Internal Defense of the Home Front

by Charles McGrath


While we hear many stories about WW II and view many excellent pictures like "Saving Private Ryan " I never heard much about the internal defense of the home front. These are some of my recollections:

During the war years, 1941-45, we all feared for our safety. I am sure it was proportional to one's age. The youngest fearing the least as would be expected. As a little boy remembering attending Lincoln School we were given special attention. We were all given body tags to wear around our necks. It was a piece of hard asbestos (similar to a Saint Christopher's Medal), we had our name written on it with indelible ink (today's magic marker). Asbestos, as you know, is heat resistant and it would be somewhat impervious to flames associated with bombing. We hung this around our neck with string (maybe it was metal wire) and were expected to wear this 24/7.

Periodically, during class, we would have air raid drills not unlike fire drills of today. The main difference with the air raid drill was that we did not leave the building. Initially we would get under our desks until the all clear bell was rung. At a later date it evolved and we were told to go into the hallway and sit on the floor. This was thought to be safer since there was no exterior glazing to cause injury. In the early years of the war we would salute the flag in school by extending our left arm forward with the palm upward. As the War went on it was felt that this salute was too similar to the Nazi salute. The Nazi salute was with the right arm extended and the palm turned down. We changed our salute to what it is today; that is, with our right hand over our heart.

At home we also had air raid drills. The closest air raid siren to our house on Mead Street was on top of the Police and Fire Academy on 18th Avenue. Up until recent years it would be tested every Saturday at 12 noon. These drills were usually done after dark. When the siren went off we were obliged to draw all the shades in our house. Every block had a air raid warden. It was his responsibility to make sure that all shades were lowered and most of those shades were blackened. If they weren't he would knock on your door and make you conform.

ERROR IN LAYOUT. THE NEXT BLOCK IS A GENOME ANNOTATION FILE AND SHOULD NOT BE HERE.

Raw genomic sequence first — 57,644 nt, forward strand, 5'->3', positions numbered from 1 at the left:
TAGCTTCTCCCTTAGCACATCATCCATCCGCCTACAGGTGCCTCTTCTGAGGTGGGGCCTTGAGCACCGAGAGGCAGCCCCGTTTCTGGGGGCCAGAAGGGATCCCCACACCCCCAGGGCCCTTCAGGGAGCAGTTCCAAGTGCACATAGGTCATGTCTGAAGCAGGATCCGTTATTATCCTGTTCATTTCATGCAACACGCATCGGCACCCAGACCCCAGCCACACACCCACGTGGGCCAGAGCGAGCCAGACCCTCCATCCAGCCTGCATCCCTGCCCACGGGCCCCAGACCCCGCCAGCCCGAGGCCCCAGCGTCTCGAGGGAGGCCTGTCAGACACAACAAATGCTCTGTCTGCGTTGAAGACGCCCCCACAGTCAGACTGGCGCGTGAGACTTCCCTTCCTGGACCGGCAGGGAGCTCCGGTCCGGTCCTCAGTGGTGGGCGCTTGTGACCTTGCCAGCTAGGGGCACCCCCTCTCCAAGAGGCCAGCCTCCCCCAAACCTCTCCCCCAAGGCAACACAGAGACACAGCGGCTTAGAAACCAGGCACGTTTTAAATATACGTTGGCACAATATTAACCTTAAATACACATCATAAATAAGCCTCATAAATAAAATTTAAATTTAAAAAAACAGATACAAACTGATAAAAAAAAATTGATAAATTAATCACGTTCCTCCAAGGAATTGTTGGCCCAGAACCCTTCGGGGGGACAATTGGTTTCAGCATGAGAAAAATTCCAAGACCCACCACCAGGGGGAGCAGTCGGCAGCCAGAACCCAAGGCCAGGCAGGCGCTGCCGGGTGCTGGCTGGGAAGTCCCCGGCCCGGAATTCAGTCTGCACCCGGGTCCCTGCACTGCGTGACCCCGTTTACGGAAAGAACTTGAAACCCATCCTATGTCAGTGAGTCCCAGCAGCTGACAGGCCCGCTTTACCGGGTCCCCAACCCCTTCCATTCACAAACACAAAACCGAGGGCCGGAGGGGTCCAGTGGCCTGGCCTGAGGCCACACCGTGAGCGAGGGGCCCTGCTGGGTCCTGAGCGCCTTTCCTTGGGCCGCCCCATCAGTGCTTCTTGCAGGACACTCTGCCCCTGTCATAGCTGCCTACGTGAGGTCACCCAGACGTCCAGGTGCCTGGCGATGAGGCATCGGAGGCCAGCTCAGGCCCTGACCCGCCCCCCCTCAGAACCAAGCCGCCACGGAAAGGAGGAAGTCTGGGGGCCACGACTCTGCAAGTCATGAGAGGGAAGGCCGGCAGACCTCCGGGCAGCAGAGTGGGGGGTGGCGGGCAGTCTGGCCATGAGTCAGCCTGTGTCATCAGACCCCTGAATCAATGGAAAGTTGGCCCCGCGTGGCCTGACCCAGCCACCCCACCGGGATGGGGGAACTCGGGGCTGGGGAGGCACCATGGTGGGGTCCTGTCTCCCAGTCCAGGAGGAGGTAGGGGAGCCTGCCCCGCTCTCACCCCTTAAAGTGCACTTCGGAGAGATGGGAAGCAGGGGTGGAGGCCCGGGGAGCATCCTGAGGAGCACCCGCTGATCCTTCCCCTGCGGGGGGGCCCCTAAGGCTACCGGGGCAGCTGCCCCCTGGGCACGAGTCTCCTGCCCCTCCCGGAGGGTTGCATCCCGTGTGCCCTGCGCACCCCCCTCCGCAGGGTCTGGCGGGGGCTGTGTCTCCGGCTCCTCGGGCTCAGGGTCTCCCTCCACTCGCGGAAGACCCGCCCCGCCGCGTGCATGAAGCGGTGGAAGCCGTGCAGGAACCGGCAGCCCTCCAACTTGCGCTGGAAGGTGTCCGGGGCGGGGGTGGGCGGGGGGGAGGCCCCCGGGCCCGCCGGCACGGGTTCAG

These were the years before radar. Lights from a city could be used for navigation and identification by enemy aircraft. The street lights were painted black with a small peephole in the bottom to emit a minimal amount of light. The headlights of cars were also painted half black. The top portion (like half a pie) was painted to minimize the beam from diverging upward. If you were driving a car during an air raid drill you had to park and shut both the lights and engine off. My father had a gas mask as did all the police in that time frame.

Every year our family spent the first two weeks of August in Belmar. Seaside Heights was out of the question. The old cars would never make it. All the lights on the boardwalks were subdued.

Several times we were not able to go swimming in the ocean or Shark River because of crude oil. Our ships were being sunk by German submarines out in the ocean as they left or entered the New York area. The crude oil from the sinking tankers would wash up on our shores. I remember as a kid hearing about a German submarine being sunk off Asbury Park near the end of the war. This sub was recently discovered (6 years ago). No one knew were it came from. It amazing how quickly people forget events of the past.

My mother had a job with Celanese who were the inventors of cellophane in the Ironbound section of Newark. Talk about how far we came in communications. She was working for Celanese making small celluloid capsules (plastic was not invented yet) to attach to the leg of a passenger pigeon. Paper messages were placed in these capsules and flown through enemy lines to supply information and give orders to our military.

That was just a thumbnail of the internal defense of the home front.


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